Safe administration of MSCs can be determined by using certain therapeutic schedules. For the clinical usage of cytotherapy, the first requirement is safety, and some concerns have been noted regarding the administration of MSCs. Reports of brachial vein [23] and pulmonary [24] thromboembolism induced by MSC infusion have been documented. Animal studies have also shown that an overdose of MSCs is lethal [25] if MSCs accumulate in the pulmonary circulation [26, 27], leading to thromboembolism [25]. Notably, these reports examined MSCs derived from adipose tissue and umbilical cord. MSCs from these two sources are the most widely used MSCs; however, some differences may exist among MSCs derived from different tissues, including cell size, cell surface markers and cellular biofunctions. In our previous study, different culture method changing MSC molecule marker but not affecting differentiation ability or immune function, and AF-MSCs showed similar bio-function with UC-MSCs in vitro [16], so we tested the bio-function of AF-MSCs and UC-MSCs in CLP-induced rat sepsis in this study and found out that removal of agglomerated UC-MSCs was very important for its safety usage. Previous study had confirmed that tissue factor [6] has a critical role in promoting MSC-mediated coagulation in living animals and that its expression is likely to lead to thromboembolism and subsequent death of a patient treated with MSCs [25], as TF is highly expressed at the level of mRNA and localized to the cell surface of cultured MSCs, a triggering factor in the procoagulative cascade activated by infused MSCs [25]. In our study, the survival rate of unfiltered AF-MSCs was significantly higher than that of unfiltered UC-MSCs, indicating that unfiltered UC-MSCs may had high dose of TF. Furthermore, the survival rate was not significantly different between filtered AF-MSCs’ and filtered UC-MSCs’ treatments in our study which also indicated that filtered AF-MSCs and UC-MSCs produced a similar curative effect in terms of CLP-induced sepsis, but exerted different bioeffects on different tissues.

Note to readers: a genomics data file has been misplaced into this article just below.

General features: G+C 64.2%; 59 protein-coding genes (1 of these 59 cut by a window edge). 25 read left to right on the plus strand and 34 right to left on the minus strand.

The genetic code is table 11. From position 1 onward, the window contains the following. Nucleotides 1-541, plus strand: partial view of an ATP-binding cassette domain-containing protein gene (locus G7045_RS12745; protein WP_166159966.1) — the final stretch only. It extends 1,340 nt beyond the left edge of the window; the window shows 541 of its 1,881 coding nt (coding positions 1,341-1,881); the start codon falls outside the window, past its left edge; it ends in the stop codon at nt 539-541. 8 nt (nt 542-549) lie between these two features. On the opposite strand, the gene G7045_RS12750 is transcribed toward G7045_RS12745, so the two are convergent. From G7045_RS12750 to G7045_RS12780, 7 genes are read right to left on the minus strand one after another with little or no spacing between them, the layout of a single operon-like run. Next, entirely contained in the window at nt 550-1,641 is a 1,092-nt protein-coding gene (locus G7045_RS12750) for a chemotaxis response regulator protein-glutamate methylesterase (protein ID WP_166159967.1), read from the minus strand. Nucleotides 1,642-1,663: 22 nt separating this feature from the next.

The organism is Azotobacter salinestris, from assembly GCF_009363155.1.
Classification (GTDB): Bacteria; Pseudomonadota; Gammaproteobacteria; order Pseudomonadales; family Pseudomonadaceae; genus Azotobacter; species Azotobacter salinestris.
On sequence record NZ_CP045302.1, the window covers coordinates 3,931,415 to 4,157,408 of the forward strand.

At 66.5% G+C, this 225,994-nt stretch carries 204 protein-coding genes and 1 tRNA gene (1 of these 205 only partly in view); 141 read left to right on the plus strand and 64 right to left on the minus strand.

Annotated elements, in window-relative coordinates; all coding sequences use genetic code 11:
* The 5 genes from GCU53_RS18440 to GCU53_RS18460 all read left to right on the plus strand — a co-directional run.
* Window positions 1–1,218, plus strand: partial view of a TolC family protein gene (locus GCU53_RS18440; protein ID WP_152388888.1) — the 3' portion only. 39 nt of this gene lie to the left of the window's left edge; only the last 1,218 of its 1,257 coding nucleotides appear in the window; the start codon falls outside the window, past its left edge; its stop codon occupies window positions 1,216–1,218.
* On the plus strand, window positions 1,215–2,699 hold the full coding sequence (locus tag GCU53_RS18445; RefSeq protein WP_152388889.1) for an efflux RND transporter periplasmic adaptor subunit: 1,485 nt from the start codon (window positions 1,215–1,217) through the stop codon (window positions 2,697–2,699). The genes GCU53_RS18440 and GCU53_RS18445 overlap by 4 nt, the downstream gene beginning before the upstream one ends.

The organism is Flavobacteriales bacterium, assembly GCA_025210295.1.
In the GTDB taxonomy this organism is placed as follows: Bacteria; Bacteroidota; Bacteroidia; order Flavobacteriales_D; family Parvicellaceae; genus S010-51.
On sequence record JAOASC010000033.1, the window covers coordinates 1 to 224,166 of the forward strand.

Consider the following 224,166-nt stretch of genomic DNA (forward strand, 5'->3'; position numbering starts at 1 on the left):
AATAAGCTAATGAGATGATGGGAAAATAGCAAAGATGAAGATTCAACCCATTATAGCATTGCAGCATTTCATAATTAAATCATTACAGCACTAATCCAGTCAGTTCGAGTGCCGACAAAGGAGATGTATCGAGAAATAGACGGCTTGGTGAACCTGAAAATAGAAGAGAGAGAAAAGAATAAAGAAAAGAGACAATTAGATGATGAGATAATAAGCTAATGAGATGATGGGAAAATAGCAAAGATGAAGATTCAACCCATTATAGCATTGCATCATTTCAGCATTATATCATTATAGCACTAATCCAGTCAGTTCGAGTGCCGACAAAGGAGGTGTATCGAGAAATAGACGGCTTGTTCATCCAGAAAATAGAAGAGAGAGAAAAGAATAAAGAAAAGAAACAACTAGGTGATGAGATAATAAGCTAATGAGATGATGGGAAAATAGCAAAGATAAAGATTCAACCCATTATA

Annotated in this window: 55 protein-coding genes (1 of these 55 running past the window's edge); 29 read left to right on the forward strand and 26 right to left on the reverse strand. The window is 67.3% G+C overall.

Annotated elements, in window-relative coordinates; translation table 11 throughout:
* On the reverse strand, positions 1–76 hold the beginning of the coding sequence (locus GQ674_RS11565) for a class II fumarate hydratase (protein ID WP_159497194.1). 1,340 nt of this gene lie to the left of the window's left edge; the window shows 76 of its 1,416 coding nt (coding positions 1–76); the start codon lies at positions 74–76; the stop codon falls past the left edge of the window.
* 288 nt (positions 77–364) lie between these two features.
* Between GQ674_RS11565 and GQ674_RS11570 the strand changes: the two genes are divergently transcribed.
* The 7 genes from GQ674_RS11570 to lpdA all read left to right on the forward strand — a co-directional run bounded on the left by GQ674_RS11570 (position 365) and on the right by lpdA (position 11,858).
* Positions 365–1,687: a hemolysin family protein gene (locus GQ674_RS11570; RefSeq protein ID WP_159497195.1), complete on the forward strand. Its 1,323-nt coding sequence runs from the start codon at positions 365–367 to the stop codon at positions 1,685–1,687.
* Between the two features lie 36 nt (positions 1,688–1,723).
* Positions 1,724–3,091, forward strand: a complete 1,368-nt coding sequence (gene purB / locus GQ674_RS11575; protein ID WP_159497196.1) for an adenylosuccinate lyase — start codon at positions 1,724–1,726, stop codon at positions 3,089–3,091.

Based on criteria from the ISCT [28], MSCs can be derived from nearly all types of postpartum and antenatal organs, including adipose tissue, menstrual fluid, umbilical cord (Wharton’s jelly), fat, placenta and muscle, and MSCs from different sources possess similar but not identical functions. The convenience of these sources has promoted the usage of MSCs for cytotherapy. The umbilical cord is discarded after most obstetric procedures, and therefore, cytotherapy with UC-MSCs can be regarded as waste utilization. Amniotic fluid is generated by the foetal circulatory system during foetal growth and development. Sepsis is a life-threatening disorder of organ dysfunction that is characterized by sustained excessive inflammation and immune suppression, and the therapeutic effect of MSCs has been attributed to its anti-inflammatory properties in vivo and in vitro [1]. Although the biofunction mechanism of MSCs from human and rodent was different, even human MSCs were not activated by rat pro-inflammatory cytokines in corneal allograft model [29], human MSCs’ therapeutic efficacy to rat CLP induced sepsis were confirmed by other study [19], the most reasonable possibility was due to inflammation affect tissue was different, so the MSCs’ biofunction in sepecific tissue has a high study value. In the present study, both UC-MSCs and AF-MSCs improved the survival rate of septic rats from 30 to 60%, reduced tissue inflammation and attenuated damage to the lung, liver and kidney, as determined by the biochemical and histological analyses of the rats with CLP-induced sepsis, consistent with the confirmed therapeutic effects of other MSCs [10].